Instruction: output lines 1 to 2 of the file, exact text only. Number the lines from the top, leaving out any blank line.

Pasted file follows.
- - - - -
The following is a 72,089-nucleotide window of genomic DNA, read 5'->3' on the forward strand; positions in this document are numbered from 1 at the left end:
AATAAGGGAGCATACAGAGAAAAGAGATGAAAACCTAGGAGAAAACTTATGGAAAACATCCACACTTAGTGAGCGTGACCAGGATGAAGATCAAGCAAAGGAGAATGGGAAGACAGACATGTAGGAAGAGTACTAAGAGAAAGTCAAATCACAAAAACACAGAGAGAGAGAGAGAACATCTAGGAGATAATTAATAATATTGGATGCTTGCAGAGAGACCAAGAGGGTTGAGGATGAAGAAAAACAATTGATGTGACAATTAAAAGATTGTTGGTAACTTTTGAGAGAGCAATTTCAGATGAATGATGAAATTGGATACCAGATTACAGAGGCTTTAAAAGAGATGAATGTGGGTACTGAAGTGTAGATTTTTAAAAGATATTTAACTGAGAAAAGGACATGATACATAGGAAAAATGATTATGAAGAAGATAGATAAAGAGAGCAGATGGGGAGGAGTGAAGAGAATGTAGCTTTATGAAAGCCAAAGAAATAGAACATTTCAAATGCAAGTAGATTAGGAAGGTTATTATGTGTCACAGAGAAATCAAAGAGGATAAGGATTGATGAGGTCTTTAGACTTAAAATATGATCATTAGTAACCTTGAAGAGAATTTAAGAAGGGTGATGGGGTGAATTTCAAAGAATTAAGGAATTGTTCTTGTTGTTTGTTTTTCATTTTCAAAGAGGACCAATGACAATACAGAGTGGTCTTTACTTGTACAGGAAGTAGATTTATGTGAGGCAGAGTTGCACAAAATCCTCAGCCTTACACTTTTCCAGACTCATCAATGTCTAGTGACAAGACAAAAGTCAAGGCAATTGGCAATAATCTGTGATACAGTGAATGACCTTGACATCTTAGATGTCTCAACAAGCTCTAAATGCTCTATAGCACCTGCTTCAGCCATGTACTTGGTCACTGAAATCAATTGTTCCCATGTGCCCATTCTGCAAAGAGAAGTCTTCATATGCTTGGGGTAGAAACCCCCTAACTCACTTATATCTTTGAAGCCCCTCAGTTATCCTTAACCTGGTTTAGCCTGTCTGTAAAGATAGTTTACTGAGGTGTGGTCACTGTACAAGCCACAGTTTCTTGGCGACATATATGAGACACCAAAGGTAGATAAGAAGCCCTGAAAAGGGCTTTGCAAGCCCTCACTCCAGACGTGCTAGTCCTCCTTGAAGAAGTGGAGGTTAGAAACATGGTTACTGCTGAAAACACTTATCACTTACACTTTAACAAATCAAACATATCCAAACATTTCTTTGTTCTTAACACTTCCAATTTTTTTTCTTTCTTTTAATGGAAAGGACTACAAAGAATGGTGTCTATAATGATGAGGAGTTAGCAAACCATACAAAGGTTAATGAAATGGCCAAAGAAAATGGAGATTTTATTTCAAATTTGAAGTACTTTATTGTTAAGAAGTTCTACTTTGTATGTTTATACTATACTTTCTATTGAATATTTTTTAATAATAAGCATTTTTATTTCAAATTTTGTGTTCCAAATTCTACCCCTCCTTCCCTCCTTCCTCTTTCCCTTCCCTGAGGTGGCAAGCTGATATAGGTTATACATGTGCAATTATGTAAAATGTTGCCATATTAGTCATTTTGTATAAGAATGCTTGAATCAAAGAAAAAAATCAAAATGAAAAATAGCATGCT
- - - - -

The following is a 72,089-nucleotide window of genomic DNA, read 5'->3' on the forward strand; positions in this document are numbered from 1 at the left end:
AATAAGGGAGCATACAGAGAAAAGAGATGAAAACCTAGGAGAAAACTTATGGAAAACATCCACACTTAGTGAGCGTGACCAGGATGAAGATCAAGCAAAGGAGAATGGGAAGACAGACATGTAGGAAGAGTACTAAGAGAAAGTCAAATCACAAAAACACAGAGAGAGAGAGAGAACATCTAGGAGATAATTAATAATATTGGATGCTTGCAGAGAGACCAAGAGGGTTGAGGATGAAGAAAAACAATTGATGTGACAATTAAAAGATTGTTGGTAACTTTTGAGAGAGCAATTTCAGATGAATGATGAAATTGGATACCAGATTACAGAGGCTTTAAAAGAGATGAATGTGGGTACTGAAGTGTAGATTTTTAAAAGATATTTAACTGAGAAAAGGACATGATACATAGGAAAAATGATTATGAAGAAGATAGATAAAGAGAGCAGATGGGGAGGAGTGAAGAGAATGTAGCTTTATGAAAGCCAAAGAAATAGAACATTTCAAATGCAAGTAGATTAGGAAGGTTATTATGTGTCACAGAGAAATCAAAGAGGATAAGGATTGATGAGGTCTTTAGACTTAAAATATGATCATTAGTAACCTTGAAGAGAATTTAAGAAGGGTGATGGGGTGAATTTCAAAGAATTAAGGAATTGTTCTTGTTGTTTGTTTTTCATTTTCAAAGAGGACCAATGACAATACAGAGTGGTCTTTACTTGTACAGGAAGTAGATTTATGTGAGGCAGAGTTGCACAAAATCCTCAGCCTTACACTTTTCCAGACTCATCAATGTCTAGTGACAAGACAAAAGTCAAGGCAATTGGCAATAATCTGTGATACAGTGAATGACCTTGACATCTTAGATGTCTCAACAAGCTCTAAATGCTCTATAGCACCTGCTTCAGCCATGTACTTGGTCACTGAAATCAATTGTTCCCATGTGCCCATTCTGCAAAGAGAAGTCTTCATATGCTTGGGGTAGAAACCCCCTAACTCACTTATATCTTTGAAGCCCCTCAGTTATCCTTAACCTGGTTTAGCCTGTCTGTAAAGATAGTTTACTGAGGTGTGGTCACTGTACAAGCCACAGTTTCTTGGCGACATATATGAGACACCAAAGGTAGATAAGAAGCCCTGAAAAGGGCTTTGCAAGCCCTCACTCCAGACGTGCTAGTCCTCCTTGAAGAAGTGGAGGTTAGAAACATGGTTACTGCTGAAAACACTTATCACTTACACTTTAACAAATCAAACATATCCAAACATTTCTTTGTTCTTAACACTTCCAATTTTTTTTCTTTCTTTTAATGGAAAGGACTACAAAGAATGGTGTCTATAATGATGAGGAGTTAGCAAACCATACAAAGGTTAATGAAATGGCCAAAGAAAATGGAGATTTTATTTCAAATTTGAAGTACTTTATTGTTAAGAAGTTCTACTTTGTATGTTTATACTATACTTTCTATTGAATATTTTTTAATAATAAGCATTTTTATTTCAAATTTTGTGTTCCAAATTCTACCCCTCCTTCCCTCCTTCCTCTTTCCCTTCCCTGAGGTGGCAAGCTGATATAGGTTATACATGTGCAATTATGTAAAATGTTGCCATATTAGTCATTTTGTATAAGAATGCTTGAATCAAAGAAAAAAATCAAAATGAAAAATAGCATGCT